Found via DocuTicker: A new report from the Robert Wood Johnson Foundation, "Health information technology in the United States: the information base for progress" (PDF) finds that electronic medical records are not a routine part of clinical practice for many physicians in the US.

The executive summary notes:
In the most comprehensive study to date that reliably measures the state of electronic health record (EHR) use by doctors and hospitals, researchers from Massachusetts General Hospital (MGH) and George Washington University (GWU) estimate that one in four doctors (24.9 percent) use EHRs to improve how they deliver care to patients. However, less than one in 10 are using what experts define as a “fully operational” system that collects patient information, displays test results, allows providers to enter medical orders and prescriptions, and helps doctors make treatment decisions.
- the RWJF press release about the report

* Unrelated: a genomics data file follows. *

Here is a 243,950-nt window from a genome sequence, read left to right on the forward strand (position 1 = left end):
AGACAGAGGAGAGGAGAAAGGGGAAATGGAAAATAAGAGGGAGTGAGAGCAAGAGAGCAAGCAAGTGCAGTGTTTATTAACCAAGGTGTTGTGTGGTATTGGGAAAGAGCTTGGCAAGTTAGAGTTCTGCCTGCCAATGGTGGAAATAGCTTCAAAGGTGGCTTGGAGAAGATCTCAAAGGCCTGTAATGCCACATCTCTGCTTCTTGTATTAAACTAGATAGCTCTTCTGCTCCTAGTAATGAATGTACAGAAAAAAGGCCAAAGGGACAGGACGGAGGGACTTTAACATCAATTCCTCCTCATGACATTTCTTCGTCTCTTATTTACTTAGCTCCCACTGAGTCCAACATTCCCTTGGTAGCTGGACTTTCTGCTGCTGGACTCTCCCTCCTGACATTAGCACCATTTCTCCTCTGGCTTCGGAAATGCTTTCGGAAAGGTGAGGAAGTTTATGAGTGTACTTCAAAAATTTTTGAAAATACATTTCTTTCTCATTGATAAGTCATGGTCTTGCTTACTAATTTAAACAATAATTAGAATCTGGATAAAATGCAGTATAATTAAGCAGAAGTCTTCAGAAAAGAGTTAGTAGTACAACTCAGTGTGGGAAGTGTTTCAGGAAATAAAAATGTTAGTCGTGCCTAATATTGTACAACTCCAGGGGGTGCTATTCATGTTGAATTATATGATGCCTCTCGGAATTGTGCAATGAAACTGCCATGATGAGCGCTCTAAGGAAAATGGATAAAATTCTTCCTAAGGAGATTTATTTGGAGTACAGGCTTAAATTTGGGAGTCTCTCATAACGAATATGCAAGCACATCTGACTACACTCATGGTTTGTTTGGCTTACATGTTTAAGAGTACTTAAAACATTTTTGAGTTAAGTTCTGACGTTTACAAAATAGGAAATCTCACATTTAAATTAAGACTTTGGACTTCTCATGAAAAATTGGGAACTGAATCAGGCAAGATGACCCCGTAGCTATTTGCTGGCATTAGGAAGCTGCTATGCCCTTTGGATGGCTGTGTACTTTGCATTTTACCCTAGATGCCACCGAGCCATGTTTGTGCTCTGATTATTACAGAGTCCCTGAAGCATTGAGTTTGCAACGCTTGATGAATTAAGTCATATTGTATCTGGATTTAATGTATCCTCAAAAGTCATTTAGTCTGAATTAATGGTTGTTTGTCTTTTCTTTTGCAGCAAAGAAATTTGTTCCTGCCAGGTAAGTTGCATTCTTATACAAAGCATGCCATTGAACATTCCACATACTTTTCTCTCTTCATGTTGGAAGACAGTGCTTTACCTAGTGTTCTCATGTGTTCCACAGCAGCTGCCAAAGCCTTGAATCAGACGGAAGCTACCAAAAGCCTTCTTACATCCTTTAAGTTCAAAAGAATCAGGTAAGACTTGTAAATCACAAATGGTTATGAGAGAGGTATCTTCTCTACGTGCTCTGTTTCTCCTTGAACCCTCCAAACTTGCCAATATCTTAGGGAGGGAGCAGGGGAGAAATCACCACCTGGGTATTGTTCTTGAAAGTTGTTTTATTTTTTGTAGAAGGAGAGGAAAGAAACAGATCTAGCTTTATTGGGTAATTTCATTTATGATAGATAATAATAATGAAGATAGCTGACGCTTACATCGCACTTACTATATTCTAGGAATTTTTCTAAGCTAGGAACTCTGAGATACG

- an article reporting this study's results published in Health Affairs
- a post about the study on the new Health Affairs blog
- a Science Blog post by Ira Allen, "Privacy is forever; good health isn't" (including a link to a related Washington Post article)


New site: Helium

Article in yesterday's Search Engine Journal, " : About, Yahoo Answers & Wikipedia All Rolled Into One", posted by Loren Baker. It will be interesting to see how/if this one develops. Quoting from the description of the site's vision:

“Helium is different because it takes the chaos of user-contributed content and orders it with a trusted ranking system that dramatically improves the quality and accessibility of collective wisdom for the knowledge-seeker,” said Mark Ranalli, President and CEO of Helium. “At Helium, multiple quality responses to conversational subjects such as ‘Which Aruba resort is better?’, or ‘Tips for buying antique furniture’ are provided in rank order, making it simple to efficiently consider more than one perspective.”

The site: Helium: where knowledge rules

Will the peer review and aggregation that they describe be enough to prevent the wildly varying content quality in Yahoo! Answers that Rachel discusses?

Commentary on the site:
- ContentBlogger: "Peer review meets - Helium floats an old model in a new space"
- Symbolic Order: "Helium just doesn't feel right"
- Ray Deo: "Helium: compare other people's gas"
- A Little Class on the Internet: "Helium - not just something that makes your voice sound funny"
- more via a Google blog search